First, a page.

Clark-Davis joined the Army in 1983, a time when there weren't a lot of female role models in the military. Yet, with unemployment high, only two years of college completed at Alabama A&M University, a baby daughter to support and a determination not to go on welfare, Clark-Davis saw the Army as a chance at job security and career opportunities.
"My primary goal was to take care of my daughter," she said. "The recruiter helped me look at the military occupational specialties that were open to women at that time. I didn't want to be a cook because I didn't want to be cooking every day. I didn't want to be a truck driver because I wasn't going to be changing tires out on the road.
"But the idea of being an ammunition specialist seemed like a good fit. And the advanced individual training was right here at Redstone Arsenal. So, that's what I chose and I've been an ammunition specialist for 26 years."
Clark-Davis did have a lot of family support as she juggled her military career and raised her daughter, Candy. Her sister, aunt and father all cared for Candy as Clark-Davis did three tours in Korea, served in Operation Desert Shield/Storm and answered the call of the Army wherever it took her.
"The Army does require you to have a family care plan, and I did have a good, solid family support system," she said of her early years as a mom and Soldier.
"Everybody is not that fortunate to have that kind of support. But the Army does an extremely good job of building a family in the military. And that family can step in where a Soldier's relatives can't or won't."
Today's Army offers plenty of female role models - including Gen. Ann Dunwoody, commander of the Army Materiel Command -- for women considering the military as a career choice.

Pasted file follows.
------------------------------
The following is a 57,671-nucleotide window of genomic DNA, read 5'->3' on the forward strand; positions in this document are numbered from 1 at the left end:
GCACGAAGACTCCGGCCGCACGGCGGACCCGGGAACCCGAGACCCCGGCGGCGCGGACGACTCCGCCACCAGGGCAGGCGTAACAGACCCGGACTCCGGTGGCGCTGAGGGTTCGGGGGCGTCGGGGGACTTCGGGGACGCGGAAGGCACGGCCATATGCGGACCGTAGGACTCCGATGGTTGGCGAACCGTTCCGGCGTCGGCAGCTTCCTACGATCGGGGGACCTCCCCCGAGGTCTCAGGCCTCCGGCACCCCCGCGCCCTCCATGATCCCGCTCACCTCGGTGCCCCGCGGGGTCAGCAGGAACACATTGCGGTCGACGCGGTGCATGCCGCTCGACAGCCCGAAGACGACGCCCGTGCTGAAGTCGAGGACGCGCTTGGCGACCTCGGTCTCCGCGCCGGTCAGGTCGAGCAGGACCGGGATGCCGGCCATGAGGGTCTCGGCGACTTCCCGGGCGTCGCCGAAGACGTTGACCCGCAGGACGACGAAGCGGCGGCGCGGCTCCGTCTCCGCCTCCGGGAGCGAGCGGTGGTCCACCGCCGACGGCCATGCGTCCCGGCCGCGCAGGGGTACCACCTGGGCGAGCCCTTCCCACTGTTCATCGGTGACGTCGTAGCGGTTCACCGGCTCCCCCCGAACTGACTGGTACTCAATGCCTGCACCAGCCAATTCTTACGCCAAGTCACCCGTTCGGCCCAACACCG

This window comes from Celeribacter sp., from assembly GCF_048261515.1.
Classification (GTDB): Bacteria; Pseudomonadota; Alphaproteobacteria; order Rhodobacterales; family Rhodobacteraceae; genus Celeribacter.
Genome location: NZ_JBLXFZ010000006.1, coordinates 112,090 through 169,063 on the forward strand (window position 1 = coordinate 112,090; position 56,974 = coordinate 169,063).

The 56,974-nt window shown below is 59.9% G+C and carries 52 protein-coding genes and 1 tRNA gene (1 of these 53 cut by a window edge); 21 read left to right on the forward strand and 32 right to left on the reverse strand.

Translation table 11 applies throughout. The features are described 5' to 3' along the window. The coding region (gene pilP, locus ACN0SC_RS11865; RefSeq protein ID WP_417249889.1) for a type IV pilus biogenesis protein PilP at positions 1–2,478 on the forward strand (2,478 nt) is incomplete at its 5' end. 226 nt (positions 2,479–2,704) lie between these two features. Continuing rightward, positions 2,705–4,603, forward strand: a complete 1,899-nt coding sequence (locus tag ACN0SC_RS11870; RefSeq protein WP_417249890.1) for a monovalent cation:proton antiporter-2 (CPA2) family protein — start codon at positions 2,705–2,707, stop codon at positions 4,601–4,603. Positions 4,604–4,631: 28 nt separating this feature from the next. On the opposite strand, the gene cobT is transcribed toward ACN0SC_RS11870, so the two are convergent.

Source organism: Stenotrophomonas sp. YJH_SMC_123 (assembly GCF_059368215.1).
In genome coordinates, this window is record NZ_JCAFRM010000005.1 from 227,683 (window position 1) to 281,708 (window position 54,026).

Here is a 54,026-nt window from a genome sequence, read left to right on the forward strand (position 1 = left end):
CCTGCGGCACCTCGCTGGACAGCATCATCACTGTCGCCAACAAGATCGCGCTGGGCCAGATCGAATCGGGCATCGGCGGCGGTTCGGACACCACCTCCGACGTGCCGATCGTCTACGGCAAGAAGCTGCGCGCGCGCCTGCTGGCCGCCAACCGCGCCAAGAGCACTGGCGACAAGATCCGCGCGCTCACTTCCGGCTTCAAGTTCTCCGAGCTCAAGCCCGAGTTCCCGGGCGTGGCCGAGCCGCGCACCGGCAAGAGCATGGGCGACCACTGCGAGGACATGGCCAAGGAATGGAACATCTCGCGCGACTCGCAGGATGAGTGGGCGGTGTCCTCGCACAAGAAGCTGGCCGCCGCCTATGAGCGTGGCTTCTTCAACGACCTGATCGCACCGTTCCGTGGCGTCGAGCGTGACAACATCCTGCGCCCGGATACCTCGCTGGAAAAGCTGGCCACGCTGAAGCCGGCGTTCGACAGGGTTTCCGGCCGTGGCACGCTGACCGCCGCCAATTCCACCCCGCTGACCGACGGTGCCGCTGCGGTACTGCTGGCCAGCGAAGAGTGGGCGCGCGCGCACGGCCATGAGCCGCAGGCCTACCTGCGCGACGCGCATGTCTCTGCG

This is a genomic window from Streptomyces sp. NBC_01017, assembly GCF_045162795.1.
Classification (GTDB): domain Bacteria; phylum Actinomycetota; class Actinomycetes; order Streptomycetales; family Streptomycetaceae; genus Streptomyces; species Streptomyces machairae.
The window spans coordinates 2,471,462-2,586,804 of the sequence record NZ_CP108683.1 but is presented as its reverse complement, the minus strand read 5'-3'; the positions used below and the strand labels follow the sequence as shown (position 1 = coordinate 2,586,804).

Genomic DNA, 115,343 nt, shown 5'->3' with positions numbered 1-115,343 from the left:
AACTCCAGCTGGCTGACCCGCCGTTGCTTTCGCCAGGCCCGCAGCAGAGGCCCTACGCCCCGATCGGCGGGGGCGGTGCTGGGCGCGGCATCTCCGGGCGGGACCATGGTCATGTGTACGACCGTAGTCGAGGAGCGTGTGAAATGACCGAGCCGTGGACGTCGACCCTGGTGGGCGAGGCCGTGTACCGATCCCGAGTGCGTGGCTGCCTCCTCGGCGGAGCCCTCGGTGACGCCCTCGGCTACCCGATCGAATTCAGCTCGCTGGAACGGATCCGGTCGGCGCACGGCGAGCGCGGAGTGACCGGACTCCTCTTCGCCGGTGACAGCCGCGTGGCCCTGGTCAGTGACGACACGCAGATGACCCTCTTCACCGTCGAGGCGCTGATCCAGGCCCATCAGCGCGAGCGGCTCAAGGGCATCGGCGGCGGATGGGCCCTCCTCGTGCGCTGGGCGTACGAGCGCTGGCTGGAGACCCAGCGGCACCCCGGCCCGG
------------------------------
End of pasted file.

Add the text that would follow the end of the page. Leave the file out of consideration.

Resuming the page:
"Women like Gen. Dunwoody have opened up a crack in the door to give hope to other female commanding generals who know they, too, can cross that threshold to make four-star," Clark-Davis said.
"I've been the first female command sergeant major in my last two jobs, and that is opening doors for other female Soldiers. I want Soldiers - male and female - to look at me and see they can be in my position someday, too. I think the Army is very fair in that it promotes on merit ... Women have a lot more opportunities to excel in the military than they do in large corporations. We don't have the imaginary glass ceiling in the Army. Everybody has a fair shot."
Through the years, the Army has rewarded Clark-Davis for her dedication. She has had exceptional mentors - most of them male - and has thrived in a military culture that follows strict policies to make sure all are treated equally despite race, gender or religion.
Clark-Davis has served at Fort Hood, Texas, Redstone Arsenal, Hunter Army Airfield, Ga., and in Germany and Korea. During Operation Desert Shield/Storm, she deployed in support of the 24th Infantry Division as they moved from Saudi Arabia into Iraq.
"Ammunition specialists provide all the ammunition in support of the war fighter," she said. "Every bullet that's fired from a gun or a helicopter or any arms-related equipment, we provide the ammunition for.
"During Operation Desert Shield/Storm, we were on the road behind the war fighter where we operated the corps storage ammunition supply point. We supplied on the go. The Soldiers would always thank us for our support. You can't be anymore prouder than that."